People have searched for years to find their purpose in life. Some go a lifetime without ever realizing why they are here and others are lucky enough to find that purpose at a young age. But what about dogs? Do they have a purpose? In A Dog’s Purpose, from director Lasse Hallström, we meet one such dog looking to find his purpose in life.
Bailey (voice of Josh Gad) meets young Ethan at just the right time. The dog is found sweltering in the backseat of a car. When Ethan agrees to do everything that is needed to take care of Bailey, his parents agree that the dog can become part of the family. But Bailey is more than just an animal in this house. He becomes Ethan’s friend, his confidant and the brother he never had. They do everything together and when Bailey pushes teenage Ethan (K.J. Apa) together with Hannah (Britt Robertson) at a carnival, it’s immediately clear that he even helps him get the girl.
As Ethan’s father increasingly turns to the bottle, Bailey provides Ethan with much-needed support. The dog is always listening, never criticizing, and is there to lift Ethan up.
An accident causes Ethan to make adjustments to the life he had planned, and age takes its toll on Bailey. But there are many more lives for Bailey to live and many more people to influence. Despite his impact on so many different people, Bailey still thinks of Ethan. But maybe, just maybe, they will meet again.
This film is simplistic in its efforts to tug on the hearts of its viewers. I guess to an extent, I am simplistic as well, because parts of the movie really grabbed me. I felt myself shocked as the first life transition for the dog happened in the opening two minutes of the film. But immediately I was met with the knowledge that the passing from one life to the next would be less graphic and more emotional.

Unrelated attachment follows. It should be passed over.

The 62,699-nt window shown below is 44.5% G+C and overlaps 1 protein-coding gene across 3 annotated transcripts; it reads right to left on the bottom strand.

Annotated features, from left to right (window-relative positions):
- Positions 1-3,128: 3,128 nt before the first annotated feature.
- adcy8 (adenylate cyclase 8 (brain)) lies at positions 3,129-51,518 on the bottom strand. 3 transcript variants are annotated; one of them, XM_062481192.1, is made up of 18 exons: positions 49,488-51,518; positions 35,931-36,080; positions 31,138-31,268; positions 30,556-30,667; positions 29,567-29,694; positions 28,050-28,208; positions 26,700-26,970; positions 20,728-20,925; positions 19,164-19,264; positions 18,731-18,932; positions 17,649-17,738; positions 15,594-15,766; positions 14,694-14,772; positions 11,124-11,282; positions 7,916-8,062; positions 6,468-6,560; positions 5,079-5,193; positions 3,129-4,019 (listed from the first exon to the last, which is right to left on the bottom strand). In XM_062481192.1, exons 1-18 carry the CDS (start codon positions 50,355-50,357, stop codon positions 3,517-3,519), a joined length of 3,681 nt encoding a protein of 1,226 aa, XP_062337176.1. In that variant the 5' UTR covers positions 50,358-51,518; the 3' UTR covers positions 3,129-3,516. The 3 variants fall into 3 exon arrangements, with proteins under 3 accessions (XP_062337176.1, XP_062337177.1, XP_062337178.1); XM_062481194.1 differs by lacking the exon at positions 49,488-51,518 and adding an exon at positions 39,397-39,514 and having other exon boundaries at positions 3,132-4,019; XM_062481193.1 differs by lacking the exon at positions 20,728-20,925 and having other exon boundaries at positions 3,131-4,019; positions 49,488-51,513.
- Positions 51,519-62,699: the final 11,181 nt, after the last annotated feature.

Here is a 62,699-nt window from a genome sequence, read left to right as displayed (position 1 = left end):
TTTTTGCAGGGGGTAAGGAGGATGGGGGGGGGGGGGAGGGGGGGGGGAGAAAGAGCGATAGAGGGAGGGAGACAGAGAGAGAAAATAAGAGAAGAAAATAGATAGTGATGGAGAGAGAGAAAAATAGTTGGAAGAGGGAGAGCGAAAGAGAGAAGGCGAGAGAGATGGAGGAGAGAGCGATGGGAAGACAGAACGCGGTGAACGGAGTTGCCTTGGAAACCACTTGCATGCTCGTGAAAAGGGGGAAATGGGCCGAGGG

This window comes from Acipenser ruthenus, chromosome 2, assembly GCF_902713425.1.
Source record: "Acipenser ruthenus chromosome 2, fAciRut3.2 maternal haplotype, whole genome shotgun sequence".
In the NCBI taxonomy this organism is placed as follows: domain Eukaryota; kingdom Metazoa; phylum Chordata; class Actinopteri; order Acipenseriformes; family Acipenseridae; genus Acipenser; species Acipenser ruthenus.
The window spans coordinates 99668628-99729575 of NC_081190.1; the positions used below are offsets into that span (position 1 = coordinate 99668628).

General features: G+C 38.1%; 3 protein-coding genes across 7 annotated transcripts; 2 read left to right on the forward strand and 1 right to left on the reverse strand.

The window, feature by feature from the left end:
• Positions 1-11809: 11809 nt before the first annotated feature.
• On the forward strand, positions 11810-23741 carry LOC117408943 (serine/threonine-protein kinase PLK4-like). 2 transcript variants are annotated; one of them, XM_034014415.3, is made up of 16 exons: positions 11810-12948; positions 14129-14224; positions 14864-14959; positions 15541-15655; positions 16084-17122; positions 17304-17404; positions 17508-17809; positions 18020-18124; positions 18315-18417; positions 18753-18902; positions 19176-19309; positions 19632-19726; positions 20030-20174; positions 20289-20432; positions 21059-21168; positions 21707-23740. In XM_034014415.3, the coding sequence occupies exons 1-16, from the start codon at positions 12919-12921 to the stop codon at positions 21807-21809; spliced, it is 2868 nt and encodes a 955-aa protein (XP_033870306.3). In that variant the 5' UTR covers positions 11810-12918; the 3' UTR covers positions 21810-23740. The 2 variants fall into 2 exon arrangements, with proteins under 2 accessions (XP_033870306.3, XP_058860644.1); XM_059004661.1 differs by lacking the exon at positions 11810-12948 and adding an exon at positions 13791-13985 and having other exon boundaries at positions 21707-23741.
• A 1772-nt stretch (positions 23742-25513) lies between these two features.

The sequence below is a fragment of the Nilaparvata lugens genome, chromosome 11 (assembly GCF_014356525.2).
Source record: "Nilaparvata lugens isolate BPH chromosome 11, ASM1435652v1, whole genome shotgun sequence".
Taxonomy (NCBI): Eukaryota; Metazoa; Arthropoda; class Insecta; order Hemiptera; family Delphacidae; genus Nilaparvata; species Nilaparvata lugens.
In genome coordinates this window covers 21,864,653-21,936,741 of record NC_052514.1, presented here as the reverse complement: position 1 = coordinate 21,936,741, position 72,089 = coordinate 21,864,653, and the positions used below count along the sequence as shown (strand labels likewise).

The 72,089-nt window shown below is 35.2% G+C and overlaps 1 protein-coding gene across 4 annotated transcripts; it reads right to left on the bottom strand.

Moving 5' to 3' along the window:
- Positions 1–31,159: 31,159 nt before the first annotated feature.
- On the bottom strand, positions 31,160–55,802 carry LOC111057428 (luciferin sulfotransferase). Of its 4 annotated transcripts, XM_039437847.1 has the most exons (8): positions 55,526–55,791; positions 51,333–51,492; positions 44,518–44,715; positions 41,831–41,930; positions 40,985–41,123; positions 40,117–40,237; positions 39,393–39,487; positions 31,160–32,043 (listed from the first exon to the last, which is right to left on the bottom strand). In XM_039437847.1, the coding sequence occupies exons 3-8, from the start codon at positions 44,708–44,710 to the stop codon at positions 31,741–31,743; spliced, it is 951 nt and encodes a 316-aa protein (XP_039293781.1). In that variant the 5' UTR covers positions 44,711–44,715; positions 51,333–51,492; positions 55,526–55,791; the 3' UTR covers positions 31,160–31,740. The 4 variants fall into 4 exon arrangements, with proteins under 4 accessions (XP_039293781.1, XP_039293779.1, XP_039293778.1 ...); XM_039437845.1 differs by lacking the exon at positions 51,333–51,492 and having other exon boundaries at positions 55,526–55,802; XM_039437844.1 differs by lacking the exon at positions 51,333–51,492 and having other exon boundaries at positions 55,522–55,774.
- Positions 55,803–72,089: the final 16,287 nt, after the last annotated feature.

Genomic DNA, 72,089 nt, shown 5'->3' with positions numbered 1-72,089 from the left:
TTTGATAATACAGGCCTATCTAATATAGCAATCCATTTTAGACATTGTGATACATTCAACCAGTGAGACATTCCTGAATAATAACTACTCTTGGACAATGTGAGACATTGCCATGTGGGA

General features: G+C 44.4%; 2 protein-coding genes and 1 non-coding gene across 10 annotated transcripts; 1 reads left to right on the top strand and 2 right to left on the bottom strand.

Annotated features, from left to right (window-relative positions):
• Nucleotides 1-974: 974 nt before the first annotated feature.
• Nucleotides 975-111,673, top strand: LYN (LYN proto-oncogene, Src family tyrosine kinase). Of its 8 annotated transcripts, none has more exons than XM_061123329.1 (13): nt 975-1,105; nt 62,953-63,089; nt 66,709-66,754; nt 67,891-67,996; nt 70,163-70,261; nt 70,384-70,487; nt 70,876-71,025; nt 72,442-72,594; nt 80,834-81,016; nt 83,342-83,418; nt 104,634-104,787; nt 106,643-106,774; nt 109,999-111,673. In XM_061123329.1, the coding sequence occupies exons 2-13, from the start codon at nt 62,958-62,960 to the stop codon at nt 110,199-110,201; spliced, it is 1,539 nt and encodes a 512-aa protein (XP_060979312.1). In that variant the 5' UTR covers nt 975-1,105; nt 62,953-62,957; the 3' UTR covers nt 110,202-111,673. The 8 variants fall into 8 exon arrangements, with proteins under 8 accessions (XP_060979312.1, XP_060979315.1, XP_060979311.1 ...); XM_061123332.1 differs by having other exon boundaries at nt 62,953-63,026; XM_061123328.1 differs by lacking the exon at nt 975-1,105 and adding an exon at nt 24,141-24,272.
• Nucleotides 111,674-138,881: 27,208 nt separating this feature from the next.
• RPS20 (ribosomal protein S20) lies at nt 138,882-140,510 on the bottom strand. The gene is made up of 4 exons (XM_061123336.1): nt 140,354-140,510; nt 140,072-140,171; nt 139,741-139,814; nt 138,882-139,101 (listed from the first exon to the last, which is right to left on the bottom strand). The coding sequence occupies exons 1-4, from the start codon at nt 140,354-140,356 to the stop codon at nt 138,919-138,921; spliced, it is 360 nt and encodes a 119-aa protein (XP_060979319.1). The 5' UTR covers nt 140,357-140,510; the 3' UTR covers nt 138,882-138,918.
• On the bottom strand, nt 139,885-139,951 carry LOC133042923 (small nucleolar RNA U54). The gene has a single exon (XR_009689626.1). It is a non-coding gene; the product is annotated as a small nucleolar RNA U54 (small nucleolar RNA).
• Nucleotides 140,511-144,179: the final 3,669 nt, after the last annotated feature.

I love to chat about the acting performances in a film, but the big performances here came from the dogs and Gad in his voice work. Gad finds a way to make what is going on inside of a dog’s head seem rational, even at their craziest moments. We laugh with the jokes and cry every time we lose a dog. Robertson and Apa have their own romantic chemistry, but because the story is told over three segments of Ethan’s life, they only play a part in a third of the film. A Dog’s Purpose was overly simplistic and suffered under the weight of trying to tell too many stories with a seeming lack of focus.
And yes, I’d be remiss if I didn’t mention the controversy. But that’s it. I’ll simply mention it. You can look it up if you want, but please remember to read both sides of the story. My review is based on what I saw on the screen.
I’ve had dogs in my lifetime and would love another one sometime soon (don’t tell my daughter just yet, though). We love our dogs and they love us. Despite the simple nature of the film, dogs remain heroes, troublemakers, counselors, stress relievers and, most of all, man’s best friend.
A Dog’s Purpose is now available On Demand. Check your cable system for availability